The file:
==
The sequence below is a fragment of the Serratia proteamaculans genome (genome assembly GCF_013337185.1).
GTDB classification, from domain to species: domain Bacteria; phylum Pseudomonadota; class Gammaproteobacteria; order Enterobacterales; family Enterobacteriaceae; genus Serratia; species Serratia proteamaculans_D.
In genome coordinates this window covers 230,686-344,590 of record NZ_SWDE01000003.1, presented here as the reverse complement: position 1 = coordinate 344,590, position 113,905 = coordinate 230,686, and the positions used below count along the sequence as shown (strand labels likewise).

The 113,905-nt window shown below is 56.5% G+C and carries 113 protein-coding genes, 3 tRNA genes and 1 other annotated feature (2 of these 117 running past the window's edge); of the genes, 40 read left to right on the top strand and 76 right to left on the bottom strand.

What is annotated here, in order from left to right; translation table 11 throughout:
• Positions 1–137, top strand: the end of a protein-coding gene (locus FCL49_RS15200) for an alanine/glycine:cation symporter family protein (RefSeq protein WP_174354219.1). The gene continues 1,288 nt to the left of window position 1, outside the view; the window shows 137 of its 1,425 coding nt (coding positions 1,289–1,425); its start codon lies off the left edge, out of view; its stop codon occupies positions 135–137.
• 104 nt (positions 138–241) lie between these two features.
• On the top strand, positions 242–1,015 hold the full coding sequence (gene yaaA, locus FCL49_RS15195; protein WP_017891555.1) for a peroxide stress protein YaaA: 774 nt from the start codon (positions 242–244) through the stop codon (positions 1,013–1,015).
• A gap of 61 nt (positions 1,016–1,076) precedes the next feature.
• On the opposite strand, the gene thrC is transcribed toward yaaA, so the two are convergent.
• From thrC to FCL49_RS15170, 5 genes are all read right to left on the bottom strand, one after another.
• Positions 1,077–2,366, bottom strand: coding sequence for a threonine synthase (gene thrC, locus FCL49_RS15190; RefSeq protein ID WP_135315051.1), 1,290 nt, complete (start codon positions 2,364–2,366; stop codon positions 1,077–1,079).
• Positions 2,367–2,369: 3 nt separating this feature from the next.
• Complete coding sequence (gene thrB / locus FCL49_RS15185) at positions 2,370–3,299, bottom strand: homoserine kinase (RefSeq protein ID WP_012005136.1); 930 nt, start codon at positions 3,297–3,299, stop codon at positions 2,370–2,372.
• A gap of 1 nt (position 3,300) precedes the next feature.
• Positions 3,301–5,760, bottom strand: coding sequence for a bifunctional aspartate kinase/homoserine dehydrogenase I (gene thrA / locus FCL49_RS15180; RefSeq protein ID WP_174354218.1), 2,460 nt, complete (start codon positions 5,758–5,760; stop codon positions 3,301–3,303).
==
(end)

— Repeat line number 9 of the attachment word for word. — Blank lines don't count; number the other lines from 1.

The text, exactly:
• A gap of 61 nt (positions 1,016–1,076) precedes the next feature.